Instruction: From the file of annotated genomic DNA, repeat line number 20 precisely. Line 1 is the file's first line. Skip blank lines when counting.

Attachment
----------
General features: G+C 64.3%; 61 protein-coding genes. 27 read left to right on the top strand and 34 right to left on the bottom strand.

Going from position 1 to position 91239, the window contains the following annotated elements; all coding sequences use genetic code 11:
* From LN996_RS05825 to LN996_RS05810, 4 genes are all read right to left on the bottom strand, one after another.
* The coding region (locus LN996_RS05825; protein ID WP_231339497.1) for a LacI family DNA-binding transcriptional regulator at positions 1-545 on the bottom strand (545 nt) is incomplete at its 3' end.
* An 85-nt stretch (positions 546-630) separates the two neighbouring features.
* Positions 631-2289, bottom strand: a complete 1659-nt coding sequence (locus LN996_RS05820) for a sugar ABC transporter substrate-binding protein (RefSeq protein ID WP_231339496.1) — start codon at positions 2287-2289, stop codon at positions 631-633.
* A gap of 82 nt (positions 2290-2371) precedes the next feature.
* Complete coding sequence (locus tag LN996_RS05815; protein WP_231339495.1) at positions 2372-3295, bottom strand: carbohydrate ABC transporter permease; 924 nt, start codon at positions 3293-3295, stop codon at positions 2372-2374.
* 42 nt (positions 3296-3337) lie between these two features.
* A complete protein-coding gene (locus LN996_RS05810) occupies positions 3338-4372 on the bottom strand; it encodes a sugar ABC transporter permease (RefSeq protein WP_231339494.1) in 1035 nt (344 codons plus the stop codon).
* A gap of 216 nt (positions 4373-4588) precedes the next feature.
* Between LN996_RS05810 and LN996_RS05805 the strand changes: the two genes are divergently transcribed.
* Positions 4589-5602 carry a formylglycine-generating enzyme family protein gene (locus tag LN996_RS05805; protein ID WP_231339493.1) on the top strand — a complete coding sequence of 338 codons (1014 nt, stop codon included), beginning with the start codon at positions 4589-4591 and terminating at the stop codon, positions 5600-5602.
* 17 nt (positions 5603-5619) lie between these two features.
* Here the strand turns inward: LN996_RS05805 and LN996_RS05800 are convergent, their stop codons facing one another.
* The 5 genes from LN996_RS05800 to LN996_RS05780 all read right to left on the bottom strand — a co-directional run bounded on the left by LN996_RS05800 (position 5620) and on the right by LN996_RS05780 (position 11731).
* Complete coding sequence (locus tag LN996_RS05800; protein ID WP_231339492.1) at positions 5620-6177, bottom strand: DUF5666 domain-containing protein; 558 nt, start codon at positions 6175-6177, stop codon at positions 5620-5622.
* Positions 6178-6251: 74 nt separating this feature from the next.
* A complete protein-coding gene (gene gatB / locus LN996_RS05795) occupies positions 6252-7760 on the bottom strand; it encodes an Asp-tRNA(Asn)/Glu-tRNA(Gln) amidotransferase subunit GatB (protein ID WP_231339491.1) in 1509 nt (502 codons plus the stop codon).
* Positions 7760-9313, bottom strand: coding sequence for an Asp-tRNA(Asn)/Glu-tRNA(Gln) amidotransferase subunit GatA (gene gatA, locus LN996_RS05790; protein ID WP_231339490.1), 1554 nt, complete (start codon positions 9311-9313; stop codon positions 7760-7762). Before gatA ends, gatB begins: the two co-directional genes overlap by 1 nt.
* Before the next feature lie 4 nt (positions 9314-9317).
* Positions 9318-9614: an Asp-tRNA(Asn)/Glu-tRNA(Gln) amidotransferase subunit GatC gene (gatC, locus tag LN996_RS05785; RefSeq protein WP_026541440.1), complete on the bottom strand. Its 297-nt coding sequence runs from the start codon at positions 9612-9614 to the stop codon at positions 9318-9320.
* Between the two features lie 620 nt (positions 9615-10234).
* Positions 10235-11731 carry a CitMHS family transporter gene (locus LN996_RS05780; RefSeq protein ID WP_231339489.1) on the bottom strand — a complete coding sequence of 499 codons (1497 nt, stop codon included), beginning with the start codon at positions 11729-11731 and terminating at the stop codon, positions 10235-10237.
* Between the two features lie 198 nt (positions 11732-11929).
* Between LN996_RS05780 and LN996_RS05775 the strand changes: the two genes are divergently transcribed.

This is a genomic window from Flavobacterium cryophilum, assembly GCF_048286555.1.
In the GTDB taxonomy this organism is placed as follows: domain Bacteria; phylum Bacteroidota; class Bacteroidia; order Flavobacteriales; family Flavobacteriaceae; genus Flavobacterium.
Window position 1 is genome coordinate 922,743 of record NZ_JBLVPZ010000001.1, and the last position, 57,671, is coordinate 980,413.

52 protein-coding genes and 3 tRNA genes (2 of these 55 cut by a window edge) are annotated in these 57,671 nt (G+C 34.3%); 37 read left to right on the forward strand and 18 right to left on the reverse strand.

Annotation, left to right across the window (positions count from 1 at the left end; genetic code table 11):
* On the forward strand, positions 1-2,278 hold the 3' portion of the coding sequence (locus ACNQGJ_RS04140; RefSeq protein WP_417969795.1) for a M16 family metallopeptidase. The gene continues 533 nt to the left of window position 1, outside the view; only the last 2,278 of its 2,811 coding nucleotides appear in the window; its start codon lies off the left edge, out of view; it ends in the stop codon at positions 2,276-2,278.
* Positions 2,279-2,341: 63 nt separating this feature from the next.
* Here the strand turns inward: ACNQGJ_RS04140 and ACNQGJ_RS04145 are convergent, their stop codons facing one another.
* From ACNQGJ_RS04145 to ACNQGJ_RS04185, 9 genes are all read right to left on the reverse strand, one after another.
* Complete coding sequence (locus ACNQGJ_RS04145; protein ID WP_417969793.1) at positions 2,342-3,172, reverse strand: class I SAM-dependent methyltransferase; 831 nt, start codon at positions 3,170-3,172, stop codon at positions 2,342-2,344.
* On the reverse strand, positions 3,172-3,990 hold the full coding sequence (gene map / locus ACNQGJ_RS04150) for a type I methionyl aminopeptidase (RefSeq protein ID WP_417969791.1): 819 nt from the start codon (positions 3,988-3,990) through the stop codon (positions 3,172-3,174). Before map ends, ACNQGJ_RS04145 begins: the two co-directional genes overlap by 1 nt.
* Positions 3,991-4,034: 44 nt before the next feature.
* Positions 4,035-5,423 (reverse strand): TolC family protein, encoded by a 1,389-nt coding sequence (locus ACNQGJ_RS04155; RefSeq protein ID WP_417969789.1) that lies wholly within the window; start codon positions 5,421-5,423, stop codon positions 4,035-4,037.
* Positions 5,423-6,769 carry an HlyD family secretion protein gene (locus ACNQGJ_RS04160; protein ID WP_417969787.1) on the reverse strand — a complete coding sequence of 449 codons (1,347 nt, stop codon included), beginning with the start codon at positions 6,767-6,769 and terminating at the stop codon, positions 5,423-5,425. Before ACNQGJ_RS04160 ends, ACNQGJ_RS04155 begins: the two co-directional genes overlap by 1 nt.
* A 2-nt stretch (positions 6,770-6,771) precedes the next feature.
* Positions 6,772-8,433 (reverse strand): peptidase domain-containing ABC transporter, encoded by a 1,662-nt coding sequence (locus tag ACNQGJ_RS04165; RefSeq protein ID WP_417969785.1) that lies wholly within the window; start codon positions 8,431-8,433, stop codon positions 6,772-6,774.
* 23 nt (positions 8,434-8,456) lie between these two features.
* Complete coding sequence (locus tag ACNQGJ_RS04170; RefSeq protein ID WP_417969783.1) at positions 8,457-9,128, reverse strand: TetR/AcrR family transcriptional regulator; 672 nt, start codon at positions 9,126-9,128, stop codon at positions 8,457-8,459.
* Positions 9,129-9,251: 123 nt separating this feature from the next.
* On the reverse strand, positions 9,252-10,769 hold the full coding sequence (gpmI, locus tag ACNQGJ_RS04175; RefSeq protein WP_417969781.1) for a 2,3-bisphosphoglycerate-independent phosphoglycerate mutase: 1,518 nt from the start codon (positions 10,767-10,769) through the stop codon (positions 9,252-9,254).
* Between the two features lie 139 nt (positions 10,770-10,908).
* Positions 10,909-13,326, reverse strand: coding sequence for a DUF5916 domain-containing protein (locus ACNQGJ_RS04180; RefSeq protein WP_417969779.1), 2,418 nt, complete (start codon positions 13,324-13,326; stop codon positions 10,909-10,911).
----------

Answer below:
* Positions 7760-9313, bottom strand: coding sequence for an Asp-tRNA(Asn)/Glu-tRNA(Gln) amidotransferase subunit GatA (gene gatA, locus LN996_RS05790; protein ID WP_231339490.1), 1554 nt, complete (start codon positions 9311-9313; stop codon positions 7760-7762). Before gatA ends, gatB begins: the two co-directional genes overlap by 1 nt.